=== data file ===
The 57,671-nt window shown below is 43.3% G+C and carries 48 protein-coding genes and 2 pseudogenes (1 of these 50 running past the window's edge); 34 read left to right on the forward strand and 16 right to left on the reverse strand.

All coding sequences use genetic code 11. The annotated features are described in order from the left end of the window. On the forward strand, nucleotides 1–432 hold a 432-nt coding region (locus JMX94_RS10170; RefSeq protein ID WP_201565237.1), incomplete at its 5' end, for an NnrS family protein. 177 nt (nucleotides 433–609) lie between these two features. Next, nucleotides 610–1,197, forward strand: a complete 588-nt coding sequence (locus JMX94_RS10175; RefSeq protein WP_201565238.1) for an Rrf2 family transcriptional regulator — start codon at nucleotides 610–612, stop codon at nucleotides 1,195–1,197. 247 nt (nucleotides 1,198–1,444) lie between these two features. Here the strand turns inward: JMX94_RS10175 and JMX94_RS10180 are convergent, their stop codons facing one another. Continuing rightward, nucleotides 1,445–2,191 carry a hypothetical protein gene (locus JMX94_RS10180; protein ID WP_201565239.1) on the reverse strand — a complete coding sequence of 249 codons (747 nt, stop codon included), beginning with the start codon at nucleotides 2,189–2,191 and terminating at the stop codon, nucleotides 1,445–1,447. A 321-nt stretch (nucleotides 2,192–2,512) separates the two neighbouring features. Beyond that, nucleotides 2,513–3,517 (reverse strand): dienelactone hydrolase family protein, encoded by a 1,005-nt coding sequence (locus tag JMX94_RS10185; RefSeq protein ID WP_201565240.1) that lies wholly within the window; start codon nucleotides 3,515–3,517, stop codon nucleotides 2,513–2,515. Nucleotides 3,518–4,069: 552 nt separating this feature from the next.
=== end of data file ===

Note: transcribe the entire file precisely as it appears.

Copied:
The 57,671-nt window shown below is 43.3% G+C and carries 48 protein-coding genes and 2 pseudogenes (1 of these 50 running past the window's edge); 34 read left to right on the forward strand and 16 right to left on the reverse strand.

All coding sequences use genetic code 11. The annotated features are described in order from the left end of the window. On the forward strand, nucleotides 1–432 hold a 432-nt coding region (locus JMX94_RS10170; RefSeq protein ID WP_201565237.1), incomplete at its 5' end, for an NnrS family protein. 177 nt (nucleotides 433–609) lie between these two features. Next, nucleotides 610–1,197, forward strand: a complete 588-nt coding sequence (locus JMX94_RS10175; RefSeq protein WP_201565238.1) for an Rrf2 family transcriptional regulator — start codon at nucleotides 610–612, stop codon at nucleotides 1,195–1,197. 247 nt (nucleotides 1,198–1,444) lie between these two features. Here the strand turns inward: JMX94_RS10175 and JMX94_RS10180 are convergent, their stop codons facing one another. Continuing rightward, nucleotides 1,445–2,191 carry a hypothetical protein gene (locus JMX94_RS10180; protein ID WP_201565239.1) on the reverse strand — a complete coding sequence of 249 codons (747 nt, stop codon included), beginning with the start codon at nucleotides 2,189–2,191 and terminating at the stop codon, nucleotides 1,445–1,447. A 321-nt stretch (nucleotides 2,192–2,512) separates the two neighbouring features. Beyond that, nucleotides 2,513–3,517 (reverse strand): dienelactone hydrolase family protein, encoded by a 1,005-nt coding sequence (locus tag JMX94_RS10185; RefSeq protein ID WP_201565240.1) that lies wholly within the window; start codon nucleotides 3,515–3,517, stop codon nucleotides 2,513–2,515. Nucleotides 3,518–4,069: 552 nt separating this feature from the next.